5. The Louvre makes great efforts to educate the public, thanks to the Mona Lisa.
During the reign of Louis XVI, portions of the royal collections held in the Louvre Palace were made accessible to a restricted public. At the time of the French Revolution, the former royal palace was opened as the Central Museum for the Arts of the Republic. A visit to the museum was intended to be a didactic experience. Among the educated classes of the new Republic, it was felt that people who had for so long been subjects had to be taught how to be citizens, to be educated to become informed responsible voters. Art as education was the plan for the Louvre.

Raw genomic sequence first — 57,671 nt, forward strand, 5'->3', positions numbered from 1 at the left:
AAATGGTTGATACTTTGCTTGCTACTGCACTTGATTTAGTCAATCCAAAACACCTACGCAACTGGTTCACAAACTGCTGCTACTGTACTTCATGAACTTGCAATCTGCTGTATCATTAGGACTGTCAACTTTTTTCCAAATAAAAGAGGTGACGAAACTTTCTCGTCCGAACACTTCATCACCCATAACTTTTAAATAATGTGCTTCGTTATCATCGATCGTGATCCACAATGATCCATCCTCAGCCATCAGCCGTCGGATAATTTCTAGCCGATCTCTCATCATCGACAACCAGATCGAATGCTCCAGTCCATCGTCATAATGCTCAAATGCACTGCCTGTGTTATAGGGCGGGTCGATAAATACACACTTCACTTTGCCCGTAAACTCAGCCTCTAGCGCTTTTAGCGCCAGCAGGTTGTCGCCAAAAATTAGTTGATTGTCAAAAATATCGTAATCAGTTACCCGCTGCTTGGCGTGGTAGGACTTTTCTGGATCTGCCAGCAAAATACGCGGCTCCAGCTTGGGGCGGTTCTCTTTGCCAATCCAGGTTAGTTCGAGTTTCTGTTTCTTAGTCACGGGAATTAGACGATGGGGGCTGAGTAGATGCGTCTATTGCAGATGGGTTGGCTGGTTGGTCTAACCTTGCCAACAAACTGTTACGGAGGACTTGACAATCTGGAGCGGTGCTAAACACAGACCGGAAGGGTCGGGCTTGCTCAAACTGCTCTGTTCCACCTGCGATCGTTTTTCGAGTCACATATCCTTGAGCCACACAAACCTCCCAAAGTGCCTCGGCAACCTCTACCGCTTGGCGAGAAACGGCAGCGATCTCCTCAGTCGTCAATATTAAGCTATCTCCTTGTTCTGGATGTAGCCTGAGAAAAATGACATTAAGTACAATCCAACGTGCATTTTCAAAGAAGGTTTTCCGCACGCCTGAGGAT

Among the items in the Louvre’s mission statement today is the following point: “To welcome the public, to increase the number of visitors to the museum, and to promote awareness of its collections, by any appropriate means.” When it was determined that about 80% of visitors (10 million a year) were there only to see the Mona Lisa, and that the same percentage of people who saw the Mona Lisa were disappointed by it, the Louvre’s administration could have decried the ignorance of the masses and warned that this is what was to be expected when you cast your pearls before the swine.